Appeal from Wayne; O'Hara (Chester P.), J. (Calendar No. 48,492.)
1. CORPORATIONS -- OFFICERS -- DIRECTORS -- IMPROPER CONDUCT -- LIMITATION OF ACTIONS.
Cause of action by corporation against defendants for accounting, cancellation of stock, and damages, based upon alleged improper action of its former directors and officers in that they enriched themselves by fraudulently diverting to themselves the corporation's business opportunities and using its plant, equipment, facilities, funds, and personnel, was barred by failure to commence suit within 6 years of time the directors are cl1imed to have acted contrary to the corporation act or within 2 years from the date of its discovery (CL 1948, § 450.47).
2. CORPORATIONS -- DIRECTOR -- BREACH OF FIDUCIARY DUTY -- LIMITATION OF ACTIONS.
A corporation that is defrauded or otherwise injured by a director who owes fiduciary duties to his corporate victim must sue within 2 years of its discovery of the wrong or at least within 6 years of its occurrence or forever bear the loss (CL 1948, § 450.47).
3. LIMITATION OF ACTIONS -- CORPORATIONS -- DIRECTORS -- STATUTES.
The limitation of the general corporation act upon an action by a corporation against its director for conduct below the statutory standard in requiring that it must be commenced within 2 years from time of discovery or 6 years from date of the delinquency, whichever is sooner, alters the periods of limitations which would otherwise apply to actions against directors either for negligent conduct or fraud (CL 1948, § 450.47; CLS 1956, §§ 609.13, 609.20).
4. CORPORATIONS -- CORPORATIONS -- ACTION AGAINST OFFICERS.
Action based on alleged improper conduct of officers and directors whereby they enriched themselves by fraudulently diverting to themselves the corporation's business opportunities and using its plant, equipment, facilities, funds, and personnel, was barred, where action was commenced more than 6 years after the alleged improper action took place (CL 1948, § 450.47). REFERENCES FOR POINTS IN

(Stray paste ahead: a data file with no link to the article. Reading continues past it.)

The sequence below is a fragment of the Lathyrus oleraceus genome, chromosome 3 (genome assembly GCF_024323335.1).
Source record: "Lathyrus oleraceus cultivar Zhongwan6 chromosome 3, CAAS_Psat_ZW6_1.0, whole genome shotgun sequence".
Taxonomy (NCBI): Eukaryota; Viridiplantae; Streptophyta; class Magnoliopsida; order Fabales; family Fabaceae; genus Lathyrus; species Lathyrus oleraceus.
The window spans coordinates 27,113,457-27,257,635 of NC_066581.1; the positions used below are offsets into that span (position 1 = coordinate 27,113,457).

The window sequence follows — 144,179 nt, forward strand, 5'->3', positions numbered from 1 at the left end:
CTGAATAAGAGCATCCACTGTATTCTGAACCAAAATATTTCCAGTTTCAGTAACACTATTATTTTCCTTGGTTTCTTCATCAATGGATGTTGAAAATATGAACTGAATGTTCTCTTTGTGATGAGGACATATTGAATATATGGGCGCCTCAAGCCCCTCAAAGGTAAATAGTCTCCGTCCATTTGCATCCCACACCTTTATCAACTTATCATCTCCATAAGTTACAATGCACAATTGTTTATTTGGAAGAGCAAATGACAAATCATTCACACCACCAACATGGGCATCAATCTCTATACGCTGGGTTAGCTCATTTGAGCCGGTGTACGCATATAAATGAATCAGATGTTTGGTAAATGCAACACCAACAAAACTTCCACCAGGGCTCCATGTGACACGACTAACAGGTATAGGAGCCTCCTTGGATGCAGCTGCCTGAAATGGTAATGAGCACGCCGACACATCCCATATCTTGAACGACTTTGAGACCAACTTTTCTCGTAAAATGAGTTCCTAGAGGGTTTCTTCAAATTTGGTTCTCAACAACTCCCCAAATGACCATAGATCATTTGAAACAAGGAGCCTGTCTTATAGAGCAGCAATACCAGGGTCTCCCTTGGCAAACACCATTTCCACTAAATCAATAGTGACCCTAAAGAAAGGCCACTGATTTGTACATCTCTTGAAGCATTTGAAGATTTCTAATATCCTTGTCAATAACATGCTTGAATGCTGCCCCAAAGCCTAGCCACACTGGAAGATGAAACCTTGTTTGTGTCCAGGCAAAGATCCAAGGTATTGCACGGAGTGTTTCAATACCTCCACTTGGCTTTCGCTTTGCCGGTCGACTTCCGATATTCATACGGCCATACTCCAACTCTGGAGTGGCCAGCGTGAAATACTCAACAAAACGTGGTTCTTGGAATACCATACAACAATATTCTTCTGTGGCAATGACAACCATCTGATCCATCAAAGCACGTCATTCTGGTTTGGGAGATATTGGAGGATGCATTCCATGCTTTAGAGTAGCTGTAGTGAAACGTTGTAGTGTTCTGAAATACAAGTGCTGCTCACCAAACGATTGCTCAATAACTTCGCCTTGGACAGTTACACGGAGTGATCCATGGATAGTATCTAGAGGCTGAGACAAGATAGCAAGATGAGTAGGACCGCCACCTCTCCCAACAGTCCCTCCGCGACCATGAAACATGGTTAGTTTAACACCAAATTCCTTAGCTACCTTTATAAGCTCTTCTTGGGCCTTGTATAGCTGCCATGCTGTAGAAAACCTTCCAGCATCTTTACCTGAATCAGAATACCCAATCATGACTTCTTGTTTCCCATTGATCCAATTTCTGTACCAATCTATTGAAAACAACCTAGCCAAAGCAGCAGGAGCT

[1-4] 13 Am Jur, Corporations §§ 1020, 1021.
Statute of limitations in stockholder's derivative suit against directors or officers. 123 ALR 346.
The opinion of the court was delivered by: Kelly
Bill by Detroit Gray Iron & Steel Foundries, Inc., a Michigan corporation, against Hugh Martin, subsequently deceased, and continued on appeal against Hugh Martin, Jr., executor of estate, Hugh Martin, Jr., individually and with the Detroit Bank & Trust Company as co-trustees under the will of Louis W. Schimmel, deceased, Howard Colby, Bernard P. Costello, and others for accounting, cancellation of stock holdings and damages, as result of misuse of corporate assets. Bill dismissed on motion. Plaintiff appeals. Affirmed.
KELLY, J. Plaintiff was engaged in the manufacturing of gray iron castings for the automotive industry, and on February 6, 1929, certain of plaintiff's officers and directors formed the Detroit Alloy Steel Company to manufacture steel castings. The Detroit Alloy Steel Company leased a portion of plaintiff's premises at a monthly rental of $500.
In 1942 plaintiff sought a loan from the Reconstruction Finance Corporation and was informed, as a condition to obtaining the loan, plaintiff would have to acquire the assets of the Detroit Alloy Steel Company. Plaintiff complied by acquiring all of the issued and outstanding shares of capital stock of Detroit Alloy Steel Company on December 31, 1942.
Approximately 16 years later (September, 1958) plaintiff filed its bill of complaint in the circuit court of Wayne county seeking an accounting, cancellation of certain shares of stock, and damages.
Defendants and appellees filed motions to dismiss, and, after oral argument, plaintiff, on December 1, 1958, was given the right to file an amended bill of complaint. Plaintiff filed such amended bill of complaint on December 31, 1958, and, also, an amendment to this amended bill was filed on July 2, 1959.
Plaintiff in its final argument and brief abandoned the so-called directors' statute (CL 1948, § 450.47 [Stat Ann 1959 Cum Supp § 21.47]) and based its action upon common-law fraud and conspiracy.
The bill of complaint was dismissed by a decree entered by Hon. Chester P. O'Hara, circuit Judge, on October 12, 1959. Claim of appeal was duly filed by plaintiff.
Section 47 of the Michigan general corporation act (CL 1948, § 450.47 [Stat Ann 1959 Cum Supp § 21.47]) reads:
"The directors of every corporation, and each of them, in the management of the business, affairs, and property of the corporation, and in the selection, supervision and control of its committees and of the officers and agents of the corporation, shall give the attention and exercise the vigilance, ...